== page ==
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-fx return raw values?

Posted: 2018-02-23T13:09:55-07:00
by TedBaker
Is there a simple way to use the -fx command with raw values rather than normalised, i.e. 0-1

for example

convert rose: -fx 'debug(u)' null

I would like to work with the raw 16bit value stored, or even its 8-bit equivalent, if possible.

Re: -fx return raw values?

Posted: 2018-02-23T13:33:55-07:00
by fmw42
try

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convert rose: txt:
or

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convert rose: -fx 'debug(65535*u)' null:

Re: -fx return raw values?

Posted: 2018-02-23T15:30:17-07:00
by snibgo
The constant Fred give, 65535, is correct for Q16 IM. For portability across any Q-number IM, use QuantumRange.

Re: -fx return raw values?

Posted: 2018-02-23T15:49:13-07:00
by fmw42
snibgo wrote:
2018-02-23T15:30:17-07:00
The constant Fred give, 65535, is correct for Q16 IM. For portability across any Q-number IM, use QuantumRange.
Good point.

But if he is on Q16 and wants 8-bit values, then it would need to be

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convert rose: -fx 'debug(255*u)' null:
The txt: output provides 8-bit values in the srgb(...) values and quantum range in the raw values right after the coordinates.

Re: -fx return raw values?

Posted: 2018-02-23T17:06:54-07:00
by TedBaker
Thanks for those, was just wondering if there was switch as it can be a bit laborious, with long fx statements.

With the precision of the value give by of u, will i get the exact value when I do 65535*u?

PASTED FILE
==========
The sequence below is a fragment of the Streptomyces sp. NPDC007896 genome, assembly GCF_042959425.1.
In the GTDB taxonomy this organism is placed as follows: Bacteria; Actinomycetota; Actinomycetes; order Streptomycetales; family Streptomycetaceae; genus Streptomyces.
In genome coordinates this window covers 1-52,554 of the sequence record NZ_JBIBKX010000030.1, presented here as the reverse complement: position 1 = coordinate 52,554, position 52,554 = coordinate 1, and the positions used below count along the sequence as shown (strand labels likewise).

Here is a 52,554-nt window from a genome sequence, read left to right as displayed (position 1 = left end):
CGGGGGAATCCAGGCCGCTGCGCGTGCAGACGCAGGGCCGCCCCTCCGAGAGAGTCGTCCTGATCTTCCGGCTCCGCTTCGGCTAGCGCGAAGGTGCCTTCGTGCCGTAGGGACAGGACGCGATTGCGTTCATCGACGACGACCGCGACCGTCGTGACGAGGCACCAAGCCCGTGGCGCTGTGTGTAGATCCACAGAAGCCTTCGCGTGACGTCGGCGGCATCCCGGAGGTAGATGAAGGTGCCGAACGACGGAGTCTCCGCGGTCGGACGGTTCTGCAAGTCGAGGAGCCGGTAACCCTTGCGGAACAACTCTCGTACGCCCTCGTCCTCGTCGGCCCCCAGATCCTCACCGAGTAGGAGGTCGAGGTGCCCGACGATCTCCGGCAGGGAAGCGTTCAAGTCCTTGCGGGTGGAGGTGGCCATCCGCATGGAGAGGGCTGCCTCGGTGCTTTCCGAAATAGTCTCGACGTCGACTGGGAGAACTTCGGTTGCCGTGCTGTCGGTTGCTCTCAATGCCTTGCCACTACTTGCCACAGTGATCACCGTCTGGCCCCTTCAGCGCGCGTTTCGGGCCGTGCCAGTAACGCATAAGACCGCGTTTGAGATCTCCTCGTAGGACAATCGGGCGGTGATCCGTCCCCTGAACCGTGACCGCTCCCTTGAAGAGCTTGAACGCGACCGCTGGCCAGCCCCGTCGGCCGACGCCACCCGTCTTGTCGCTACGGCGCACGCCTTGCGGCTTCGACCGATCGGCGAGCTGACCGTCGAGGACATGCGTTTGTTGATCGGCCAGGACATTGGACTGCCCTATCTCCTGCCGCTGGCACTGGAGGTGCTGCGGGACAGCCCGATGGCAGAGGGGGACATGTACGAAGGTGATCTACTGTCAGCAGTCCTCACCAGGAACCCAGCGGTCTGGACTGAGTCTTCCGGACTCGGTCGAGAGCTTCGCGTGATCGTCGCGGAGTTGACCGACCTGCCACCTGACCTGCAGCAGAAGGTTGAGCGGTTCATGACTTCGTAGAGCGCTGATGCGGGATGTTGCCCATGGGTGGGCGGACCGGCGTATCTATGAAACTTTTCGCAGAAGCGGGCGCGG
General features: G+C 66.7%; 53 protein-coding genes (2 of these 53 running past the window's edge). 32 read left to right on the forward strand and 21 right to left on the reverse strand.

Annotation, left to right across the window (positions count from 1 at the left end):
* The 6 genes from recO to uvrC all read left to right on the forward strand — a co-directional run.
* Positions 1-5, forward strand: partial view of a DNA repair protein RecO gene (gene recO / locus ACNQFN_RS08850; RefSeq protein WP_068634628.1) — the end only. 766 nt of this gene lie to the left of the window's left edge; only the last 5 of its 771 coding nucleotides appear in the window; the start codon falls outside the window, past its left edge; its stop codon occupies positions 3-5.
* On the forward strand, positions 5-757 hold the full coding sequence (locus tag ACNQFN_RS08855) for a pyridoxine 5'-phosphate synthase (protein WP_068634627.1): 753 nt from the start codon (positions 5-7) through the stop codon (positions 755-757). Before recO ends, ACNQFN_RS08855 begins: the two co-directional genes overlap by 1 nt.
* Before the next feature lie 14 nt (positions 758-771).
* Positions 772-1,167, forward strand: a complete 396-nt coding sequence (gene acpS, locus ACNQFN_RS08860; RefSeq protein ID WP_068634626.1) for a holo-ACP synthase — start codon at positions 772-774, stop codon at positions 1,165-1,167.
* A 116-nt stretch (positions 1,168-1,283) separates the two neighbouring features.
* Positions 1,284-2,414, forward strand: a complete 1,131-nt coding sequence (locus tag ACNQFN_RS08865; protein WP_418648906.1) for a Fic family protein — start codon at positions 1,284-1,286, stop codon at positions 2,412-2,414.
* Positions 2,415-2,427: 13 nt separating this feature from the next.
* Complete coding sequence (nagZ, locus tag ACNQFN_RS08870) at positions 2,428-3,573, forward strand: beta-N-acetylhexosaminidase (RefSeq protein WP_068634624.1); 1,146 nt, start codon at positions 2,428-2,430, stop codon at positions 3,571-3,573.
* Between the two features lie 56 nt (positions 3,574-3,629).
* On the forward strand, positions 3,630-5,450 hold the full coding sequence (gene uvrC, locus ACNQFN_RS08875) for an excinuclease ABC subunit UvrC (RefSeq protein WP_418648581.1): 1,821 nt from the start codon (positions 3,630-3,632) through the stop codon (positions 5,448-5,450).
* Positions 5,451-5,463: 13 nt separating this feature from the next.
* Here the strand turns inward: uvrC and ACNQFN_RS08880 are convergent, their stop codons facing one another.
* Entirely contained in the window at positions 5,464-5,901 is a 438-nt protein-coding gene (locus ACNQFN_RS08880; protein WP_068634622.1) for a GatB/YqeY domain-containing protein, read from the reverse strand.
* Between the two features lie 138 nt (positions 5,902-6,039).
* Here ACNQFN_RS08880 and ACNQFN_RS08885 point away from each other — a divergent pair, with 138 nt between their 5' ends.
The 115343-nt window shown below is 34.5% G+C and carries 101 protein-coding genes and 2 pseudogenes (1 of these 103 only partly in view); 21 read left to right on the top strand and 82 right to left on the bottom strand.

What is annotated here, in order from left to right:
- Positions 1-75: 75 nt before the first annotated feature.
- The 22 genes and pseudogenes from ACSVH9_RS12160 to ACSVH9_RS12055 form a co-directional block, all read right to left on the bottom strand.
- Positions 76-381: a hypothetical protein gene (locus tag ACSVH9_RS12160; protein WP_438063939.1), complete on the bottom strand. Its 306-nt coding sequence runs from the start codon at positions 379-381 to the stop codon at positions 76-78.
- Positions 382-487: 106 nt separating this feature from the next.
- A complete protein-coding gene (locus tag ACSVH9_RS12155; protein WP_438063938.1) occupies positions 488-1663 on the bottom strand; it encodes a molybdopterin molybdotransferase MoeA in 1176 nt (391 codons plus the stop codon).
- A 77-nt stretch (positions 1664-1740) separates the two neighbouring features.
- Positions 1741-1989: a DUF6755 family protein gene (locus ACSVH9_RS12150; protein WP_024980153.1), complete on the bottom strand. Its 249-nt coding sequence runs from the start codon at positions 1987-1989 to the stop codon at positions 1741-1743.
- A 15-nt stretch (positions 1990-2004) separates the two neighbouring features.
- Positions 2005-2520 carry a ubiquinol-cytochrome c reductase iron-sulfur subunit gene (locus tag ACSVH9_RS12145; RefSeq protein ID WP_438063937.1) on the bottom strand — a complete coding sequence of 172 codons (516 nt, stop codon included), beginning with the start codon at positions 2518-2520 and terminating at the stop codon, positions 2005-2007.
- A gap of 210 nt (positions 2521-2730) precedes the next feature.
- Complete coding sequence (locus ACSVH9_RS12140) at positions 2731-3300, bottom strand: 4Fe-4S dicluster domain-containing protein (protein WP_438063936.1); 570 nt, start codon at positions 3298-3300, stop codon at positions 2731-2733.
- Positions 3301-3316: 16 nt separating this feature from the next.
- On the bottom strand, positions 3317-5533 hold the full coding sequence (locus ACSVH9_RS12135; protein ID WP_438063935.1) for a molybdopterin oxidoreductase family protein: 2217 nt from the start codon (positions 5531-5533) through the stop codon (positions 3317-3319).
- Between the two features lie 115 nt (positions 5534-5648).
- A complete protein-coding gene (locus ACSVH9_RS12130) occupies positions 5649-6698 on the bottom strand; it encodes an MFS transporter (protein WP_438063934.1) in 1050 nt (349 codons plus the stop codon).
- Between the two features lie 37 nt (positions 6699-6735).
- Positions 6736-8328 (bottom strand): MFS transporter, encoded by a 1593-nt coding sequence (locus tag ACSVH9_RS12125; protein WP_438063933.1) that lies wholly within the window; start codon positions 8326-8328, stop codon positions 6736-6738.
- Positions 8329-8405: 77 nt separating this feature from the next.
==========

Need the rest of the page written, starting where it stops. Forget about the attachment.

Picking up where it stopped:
Re: -fx return raw values?

Posted: 2018-02-23T17:45:16-07:00
by fmw42
u is a float in the range of 0 to 1. So multiplying by 65535 would produce a floating point value. I do not know if it is being rounded or truncated to an integer. But I suspect that the IM developers have done whatever is correct to make it properly an integer.

Re: -fx return raw values?

Posted: 2018-02-24T06:27:58-07:00
by snibgo
fmw42 wrote:I do not know if it is being rounded or truncated to an integer. But I suspect that the IM developers have done whatever is correct to make it properly an integer.
It isn't deliberately rounded or truncated to an integer, but the current "-precision" setting may round it to an integer. The output may not be an integer, eg it could be "29183.999999999996". If an integer is required, a common technique is to add 0.5 and take the floor of the result, eg

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convert toes.png -precision 19 -fx debug(floor(QuantumRange*u+0.5)) null: